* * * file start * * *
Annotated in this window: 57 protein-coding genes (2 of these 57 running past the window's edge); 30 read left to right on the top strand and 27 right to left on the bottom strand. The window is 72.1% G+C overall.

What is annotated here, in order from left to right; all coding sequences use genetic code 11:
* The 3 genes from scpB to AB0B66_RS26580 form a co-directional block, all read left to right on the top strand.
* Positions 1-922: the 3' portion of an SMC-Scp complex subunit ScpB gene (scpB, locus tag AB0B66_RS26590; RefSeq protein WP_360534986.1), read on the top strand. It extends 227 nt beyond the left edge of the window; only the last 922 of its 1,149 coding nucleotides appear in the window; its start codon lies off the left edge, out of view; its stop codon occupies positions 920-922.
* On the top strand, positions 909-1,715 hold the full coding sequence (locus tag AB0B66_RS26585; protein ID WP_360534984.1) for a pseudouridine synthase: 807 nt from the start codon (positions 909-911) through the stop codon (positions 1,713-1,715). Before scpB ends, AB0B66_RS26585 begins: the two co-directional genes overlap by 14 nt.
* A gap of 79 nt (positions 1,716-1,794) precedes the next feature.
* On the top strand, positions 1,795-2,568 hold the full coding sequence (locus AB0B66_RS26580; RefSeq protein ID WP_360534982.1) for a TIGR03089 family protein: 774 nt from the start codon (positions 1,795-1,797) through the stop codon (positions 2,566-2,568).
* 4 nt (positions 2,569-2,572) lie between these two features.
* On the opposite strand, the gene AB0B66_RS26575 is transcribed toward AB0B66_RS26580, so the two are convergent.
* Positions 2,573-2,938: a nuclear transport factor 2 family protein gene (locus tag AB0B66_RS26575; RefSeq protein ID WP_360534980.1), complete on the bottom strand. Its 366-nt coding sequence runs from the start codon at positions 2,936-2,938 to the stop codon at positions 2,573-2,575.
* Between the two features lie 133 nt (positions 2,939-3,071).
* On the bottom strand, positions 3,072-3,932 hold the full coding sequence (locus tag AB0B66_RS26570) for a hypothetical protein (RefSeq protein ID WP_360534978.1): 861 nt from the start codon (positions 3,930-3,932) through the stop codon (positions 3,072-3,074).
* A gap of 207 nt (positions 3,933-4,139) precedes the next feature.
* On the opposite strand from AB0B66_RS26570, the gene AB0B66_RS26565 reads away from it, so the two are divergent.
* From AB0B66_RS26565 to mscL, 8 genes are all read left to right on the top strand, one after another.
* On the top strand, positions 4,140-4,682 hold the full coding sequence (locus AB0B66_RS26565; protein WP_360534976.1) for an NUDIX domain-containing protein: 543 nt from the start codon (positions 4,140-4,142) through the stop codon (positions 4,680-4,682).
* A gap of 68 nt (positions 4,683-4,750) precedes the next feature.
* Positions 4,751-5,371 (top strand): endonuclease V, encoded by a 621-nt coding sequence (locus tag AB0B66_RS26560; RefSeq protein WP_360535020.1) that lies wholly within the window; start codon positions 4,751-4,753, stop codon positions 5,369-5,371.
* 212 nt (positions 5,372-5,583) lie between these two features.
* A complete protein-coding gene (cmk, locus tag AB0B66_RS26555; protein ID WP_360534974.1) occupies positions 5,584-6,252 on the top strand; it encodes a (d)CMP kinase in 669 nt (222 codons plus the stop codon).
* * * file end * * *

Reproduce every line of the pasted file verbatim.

Annotated in this window: 57 protein-coding genes (2 of these 57 running past the window's edge); 30 read left to right on the top strand and 27 right to left on the bottom strand. The window is 72.1% G+C overall.

What is annotated here, in order from left to right; all coding sequences use genetic code 11:
* The 3 genes from scpB to AB0B66_RS26580 form a co-directional block, all read left to right on the top strand.
* Positions 1-922: the 3' portion of an SMC-Scp complex subunit ScpB gene (scpB, locus tag AB0B66_RS26590; RefSeq protein WP_360534986.1), read on the top strand. It extends 227 nt beyond the left edge of the window; only the last 922 of its 1,149 coding nucleotides appear in the window; its start codon lies off the left edge, out of view; its stop codon occupies positions 920-922.
* On the top strand, positions 909-1,715 hold the full coding sequence (locus tag AB0B66_RS26585; protein ID WP_360534984.1) for a pseudouridine synthase: 807 nt from the start codon (positions 909-911) through the stop codon (positions 1,713-1,715). Before scpB ends, AB0B66_RS26585 begins: the two co-directional genes overlap by 14 nt.
* A gap of 79 nt (positions 1,716-1,794) precedes the next feature.
* On the top strand, positions 1,795-2,568 hold the full coding sequence (locus AB0B66_RS26580; RefSeq protein ID WP_360534982.1) for a TIGR03089 family protein: 774 nt from the start codon (positions 1,795-1,797) through the stop codon (positions 2,566-2,568).
* 4 nt (positions 2,569-2,572) lie between these two features.
* On the opposite strand, the gene AB0B66_RS26575 is transcribed toward AB0B66_RS26580, so the two are convergent.
* Positions 2,573-2,938: a nuclear transport factor 2 family protein gene (locus tag AB0B66_RS26575; RefSeq protein ID WP_360534980.1), complete on the bottom strand. Its 366-nt coding sequence runs from the start codon at positions 2,936-2,938 to the stop codon at positions 2,573-2,575.
* Between the two features lie 133 nt (positions 2,939-3,071).
* On the bottom strand, positions 3,072-3,932 hold the full coding sequence (locus tag AB0B66_RS26570) for a hypothetical protein (RefSeq protein ID WP_360534978.1): 861 nt from the start codon (positions 3,930-3,932) through the stop codon (positions 3,072-3,074).
* A gap of 207 nt (positions 3,933-4,139) precedes the next feature.
* On the opposite strand from AB0B66_RS26570, the gene AB0B66_RS26565 reads away from it, so the two are divergent.
* From AB0B66_RS26565 to mscL, 8 genes are all read left to right on the top strand, one after another.
* On the top strand, positions 4,140-4,682 hold the full coding sequence (locus AB0B66_RS26565; protein WP_360534976.1) for an NUDIX domain-containing protein: 543 nt from the start codon (positions 4,140-4,142) through the stop codon (positions 4,680-4,682).
* A gap of 68 nt (positions 4,683-4,750) precedes the next feature.
* Positions 4,751-5,371 (top strand): endonuclease V, encoded by a 621-nt coding sequence (locus tag AB0B66_RS26560; RefSeq protein WP_360535020.1) that lies wholly within the window; start codon positions 4,751-4,753, stop codon positions 5,369-5,371.
* 212 nt (positions 5,372-5,583) lie between these two features.
* A complete protein-coding gene (cmk, locus tag AB0B66_RS26555; protein ID WP_360534974.1) occupies positions 5,584-6,252 on the top strand; it encodes a (d)CMP kinase in 669 nt (222 codons plus the stop codon).